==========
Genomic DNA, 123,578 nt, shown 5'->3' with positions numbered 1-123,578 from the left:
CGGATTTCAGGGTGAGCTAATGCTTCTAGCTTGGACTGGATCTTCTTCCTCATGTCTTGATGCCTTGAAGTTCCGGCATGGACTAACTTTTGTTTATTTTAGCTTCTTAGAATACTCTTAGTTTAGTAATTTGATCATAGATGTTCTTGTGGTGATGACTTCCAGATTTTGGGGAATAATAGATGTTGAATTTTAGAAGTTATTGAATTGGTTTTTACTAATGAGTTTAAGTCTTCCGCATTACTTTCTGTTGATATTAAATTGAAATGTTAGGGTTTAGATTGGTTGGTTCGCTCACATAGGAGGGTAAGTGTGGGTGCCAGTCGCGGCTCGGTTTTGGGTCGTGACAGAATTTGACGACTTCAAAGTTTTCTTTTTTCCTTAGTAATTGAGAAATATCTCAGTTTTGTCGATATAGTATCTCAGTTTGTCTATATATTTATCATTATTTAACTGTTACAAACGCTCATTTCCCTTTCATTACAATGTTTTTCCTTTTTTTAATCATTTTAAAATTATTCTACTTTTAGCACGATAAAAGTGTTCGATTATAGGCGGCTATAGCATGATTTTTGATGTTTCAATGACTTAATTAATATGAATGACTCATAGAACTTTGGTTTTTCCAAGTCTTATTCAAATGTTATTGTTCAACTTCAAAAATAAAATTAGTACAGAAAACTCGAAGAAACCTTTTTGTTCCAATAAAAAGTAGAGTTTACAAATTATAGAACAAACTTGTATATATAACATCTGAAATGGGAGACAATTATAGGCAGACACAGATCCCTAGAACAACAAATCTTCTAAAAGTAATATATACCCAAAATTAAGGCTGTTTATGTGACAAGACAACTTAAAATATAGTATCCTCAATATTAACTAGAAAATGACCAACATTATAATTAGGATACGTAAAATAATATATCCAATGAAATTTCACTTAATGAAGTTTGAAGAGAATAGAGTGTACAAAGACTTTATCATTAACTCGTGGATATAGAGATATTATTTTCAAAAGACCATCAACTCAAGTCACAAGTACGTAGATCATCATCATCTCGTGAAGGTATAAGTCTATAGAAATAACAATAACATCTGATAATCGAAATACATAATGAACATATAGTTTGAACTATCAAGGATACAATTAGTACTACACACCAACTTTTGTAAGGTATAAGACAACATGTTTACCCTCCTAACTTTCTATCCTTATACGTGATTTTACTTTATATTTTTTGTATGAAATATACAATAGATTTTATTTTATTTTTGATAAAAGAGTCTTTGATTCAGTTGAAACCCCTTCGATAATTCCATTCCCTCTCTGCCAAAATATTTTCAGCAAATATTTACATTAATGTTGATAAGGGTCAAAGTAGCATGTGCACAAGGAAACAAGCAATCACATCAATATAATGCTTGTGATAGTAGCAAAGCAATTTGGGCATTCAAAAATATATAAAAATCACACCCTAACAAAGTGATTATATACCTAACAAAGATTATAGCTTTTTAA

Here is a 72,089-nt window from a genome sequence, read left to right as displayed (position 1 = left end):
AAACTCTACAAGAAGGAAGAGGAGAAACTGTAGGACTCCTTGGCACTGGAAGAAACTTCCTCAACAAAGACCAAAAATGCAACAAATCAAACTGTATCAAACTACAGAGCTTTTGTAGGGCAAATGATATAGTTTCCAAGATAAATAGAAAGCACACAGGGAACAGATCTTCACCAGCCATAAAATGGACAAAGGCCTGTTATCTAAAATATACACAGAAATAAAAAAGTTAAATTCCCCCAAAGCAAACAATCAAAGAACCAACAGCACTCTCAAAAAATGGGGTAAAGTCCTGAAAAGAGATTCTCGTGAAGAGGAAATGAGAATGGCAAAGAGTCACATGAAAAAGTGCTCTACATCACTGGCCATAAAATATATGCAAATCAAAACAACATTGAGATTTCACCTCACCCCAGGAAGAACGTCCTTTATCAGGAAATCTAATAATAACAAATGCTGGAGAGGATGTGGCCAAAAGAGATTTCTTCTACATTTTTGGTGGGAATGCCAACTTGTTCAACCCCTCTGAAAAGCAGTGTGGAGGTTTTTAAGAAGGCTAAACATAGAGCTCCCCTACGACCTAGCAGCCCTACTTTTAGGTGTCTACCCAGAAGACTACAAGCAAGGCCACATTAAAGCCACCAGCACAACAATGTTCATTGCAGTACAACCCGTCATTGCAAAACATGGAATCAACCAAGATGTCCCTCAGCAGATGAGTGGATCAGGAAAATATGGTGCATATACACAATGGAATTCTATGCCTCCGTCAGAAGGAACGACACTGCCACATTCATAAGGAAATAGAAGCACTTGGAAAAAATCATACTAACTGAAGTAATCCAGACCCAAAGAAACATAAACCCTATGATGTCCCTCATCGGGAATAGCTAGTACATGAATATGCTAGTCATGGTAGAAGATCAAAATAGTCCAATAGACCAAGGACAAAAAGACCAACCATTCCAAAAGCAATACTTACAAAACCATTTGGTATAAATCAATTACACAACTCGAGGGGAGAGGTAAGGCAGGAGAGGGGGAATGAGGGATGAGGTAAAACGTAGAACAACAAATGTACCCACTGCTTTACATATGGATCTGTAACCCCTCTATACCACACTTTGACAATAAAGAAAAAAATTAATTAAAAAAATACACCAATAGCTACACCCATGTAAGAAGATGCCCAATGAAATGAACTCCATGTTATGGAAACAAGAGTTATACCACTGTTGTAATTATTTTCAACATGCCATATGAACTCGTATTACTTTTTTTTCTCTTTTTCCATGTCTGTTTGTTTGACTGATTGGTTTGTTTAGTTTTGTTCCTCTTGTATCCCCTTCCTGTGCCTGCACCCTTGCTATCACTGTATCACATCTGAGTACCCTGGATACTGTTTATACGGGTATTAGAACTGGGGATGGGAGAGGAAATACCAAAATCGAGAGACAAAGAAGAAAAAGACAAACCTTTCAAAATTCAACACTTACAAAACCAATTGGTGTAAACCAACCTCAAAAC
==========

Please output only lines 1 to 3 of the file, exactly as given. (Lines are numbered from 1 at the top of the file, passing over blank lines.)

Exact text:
Genomic DNA, 123,578 nt, shown 5'->3' with positions numbered 1-123,578 from the left:
CGGATTTCAGGGTGAGCTAATGCTTCTAGCTTGGACTGGATCTTCTTCCTCATGTCTTGATGCCTTGAAGTTCCGGCATGGACTAACTTTTGTTTATTTTAGCTTCTTAGAATACTCTTAGTTTAGTAATTTGATCATAGATGTTCTTGTGGTGATGACTTCCAGATTTTGGGGAATAATAGATGTTGAATTTTAGAAGTTATTGAATTGGTTTTTACTAATGAGTTTAAGTCTTCCGCATTACTTTCTGTTGATATTAAATTGAAATGTTAGGGTTTAGATTGGTTGGTTCGCTCACATAGGAGGGTAAGTGTGGGTGCCAGTCGCGGCTCGGTTTTGGGTCGTGACAGAATTTGACGACTTCAAAGTTTTCTTTTTTCCTTAGTAATTGAGAAATATCTCAGTTTTGTCGATATAGTATCTCAGTTTGTCTATATATTTATCATTATTTAACTGTTACAAACGCTCATTTCCCTTTCATTACAATGTTTTTCCTTTTTTTAATCATTTTAAAATTATTCTACTTTTAGCACGATAAAAGTGTTCGATTATAGGCGGCTATAGCATGATTTTTGATGTTTCAATGACTTAATTAATATGAATGACTCATAGAACTTTGGTTTTTCCAAGTCTTATTCAAATGTTATTGTTCAACTTCAAAAATAAAATTAGTACAGAAAACTCGAAGAAACCTTTTTGTTCCAATAAAAAGTAGAGTTTACAAATTATAGAACAAACTTGTATATATAACATCTGAAATGGGAGACAATTATAGGCAGACACAGATCCCTAGAACAACAAATCTTCTAAAAGTAATATATACCCAAAATTAAGGCTGTTTATGTGACAAGACAACTTAAAATATAGTATCCTCAATATTAACTAGAAAATGACCAACATTATAATTAGGATACGTAAAATAATATATCCAATGAAATTTCACTTAATGAAGTTTGAAGAGAATAGAGTGTACAAAGACTTTATCATTAACTCGTGGATATAGAGATATTATTTTCAAAAGACCATCAACTCAAGTCACAAGTACGTAGATCATCATCATCTCGTGAAGGTATAAGTCTATAGAAATAACAATAACATCTGATAATCGAAATACATAATGAACATATAGTTTGAACTATCAAGGATACAATTAGTACTACACACCAACTTTTGTAAGGTATAAGACAACATGTTTACCCTCCTAACTTTCTATCCTTATACGTGATTTTACTTTATATTTTTTGTATGAAATATACAATAGATTTTATTTTATTTTTGATAAAAGAGTCTTTGATTCAGTTGAAACCCCTTCGATAATTCCATTCCCTCTCTGCCAAAATATTTTCAGCAAATATTTACATTAATGTTGATAAGGGTCAAAGTAGCATGTGCACAAGGAAACAAGCAATCACATCAATATAATGCTTGTGATAGTAGCAAAGCAATTTGGGCATTCAAAAATATATAAAAATCACACCCTAACAAAGTGATTATATACCTAACAAAGATTATAGCTTTTTAA

Here is a 72,089-nt window from a genome sequence, read left to right as displayed (position 1 = left end):